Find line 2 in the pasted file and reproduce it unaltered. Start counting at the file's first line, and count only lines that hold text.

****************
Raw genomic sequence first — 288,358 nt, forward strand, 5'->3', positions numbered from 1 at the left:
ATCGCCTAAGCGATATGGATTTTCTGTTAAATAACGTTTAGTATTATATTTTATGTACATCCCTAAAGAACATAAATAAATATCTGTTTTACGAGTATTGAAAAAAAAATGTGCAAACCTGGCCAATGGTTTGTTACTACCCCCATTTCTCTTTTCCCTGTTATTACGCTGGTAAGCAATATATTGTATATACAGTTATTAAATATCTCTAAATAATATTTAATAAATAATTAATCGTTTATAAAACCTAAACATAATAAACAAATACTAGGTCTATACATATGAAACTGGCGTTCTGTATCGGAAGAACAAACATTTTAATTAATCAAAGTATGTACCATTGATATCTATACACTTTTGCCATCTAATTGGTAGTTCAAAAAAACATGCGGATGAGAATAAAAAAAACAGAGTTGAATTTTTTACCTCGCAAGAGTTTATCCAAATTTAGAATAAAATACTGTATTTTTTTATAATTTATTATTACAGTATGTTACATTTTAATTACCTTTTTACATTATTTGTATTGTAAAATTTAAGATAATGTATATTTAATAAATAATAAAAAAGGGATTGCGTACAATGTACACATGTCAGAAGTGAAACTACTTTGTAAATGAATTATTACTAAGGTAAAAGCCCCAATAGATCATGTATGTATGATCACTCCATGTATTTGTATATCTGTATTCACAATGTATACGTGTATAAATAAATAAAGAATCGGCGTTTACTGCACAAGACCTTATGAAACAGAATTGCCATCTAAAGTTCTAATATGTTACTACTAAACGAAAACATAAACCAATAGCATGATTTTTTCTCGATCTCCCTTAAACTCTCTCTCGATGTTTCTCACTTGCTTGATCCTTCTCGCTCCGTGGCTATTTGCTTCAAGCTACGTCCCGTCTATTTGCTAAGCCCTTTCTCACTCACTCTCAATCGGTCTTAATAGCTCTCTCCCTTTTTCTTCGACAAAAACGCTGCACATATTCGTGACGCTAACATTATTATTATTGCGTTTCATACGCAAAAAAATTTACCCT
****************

ATCGCCTAAGCGATATGGATTTTCTGTTAAATAACGTTTAGTATTATATTTTATGTACATCCCTAAAGAACATAAATAAATATCTGTTTTACGAGTATTGAAAAAAAAATGTGCAAACCTGGCCAATGGTTTGTTACTACCCCCATTTCTCTTTTCCCTGTTATTACGCTGGTAAGCAATATATTGTATATACAGTTATTAAATATCTCTAAATAATATTTAATAAATAATTAATCGTTTATAAAACCTAAACATAATAAACAAATACTAGGTCTATACATATGAAACTGGCGTTCTGTATCGGAAGAACAAACATTTTAATTAATCAAAGTATGTACCATTGATATCTATACACTTTTGCCATCTAATTGGTAGTTCAAAAAAACATGCGGATGAGAATAAAAAAAACAGAGTTGAATTTTTTACCTCGCAAGAGTTTATCCAAATTTAGAATAAAATACTGTATTTTTTTATAATTTATTATTACAGTATGTTACATTTTAATTACCTTTTTACATTATTTGTATTGTAAAATTTAAGATAATGTATATTTAATAAATAATAAAAAAGGGATTGCGTACAATGTACACATGTCAGAAGTGAAACTACTTTGTAAATGAATTATTACTAAGGTAAAAGCCCCAATAGATCATGTATGTATGATCACTCCATGTATTTGTATATCTGTATTCACAATGTATACGTGTATAAATAAATAAAGAATCGGCGTTTACTGCACAAGACCTTATGAAACAGAATTGCCATCTAAAGTTCTAATATGTTACTACTAAACGAAAACATAAACCAATAGCATGATTTTTTCTCGATCTCCCTTAAACTCTCTCTCGATGTTTCTCACTTGCTTGATCCTTCTCGCTCCGTGGCTATTTGCTTCAAGCTACGTCCCGTCTATTTGCTAAGCCCTTTCTCACTCACTCTCAATCGGTCTTAATAGCTCTCTCCCTTTTTCTTCGACAAAAACGCTGCACATATTCGTGACGCTAACATTATTATTATTGCGTTTCATACGCAAAAAAATTTACCCT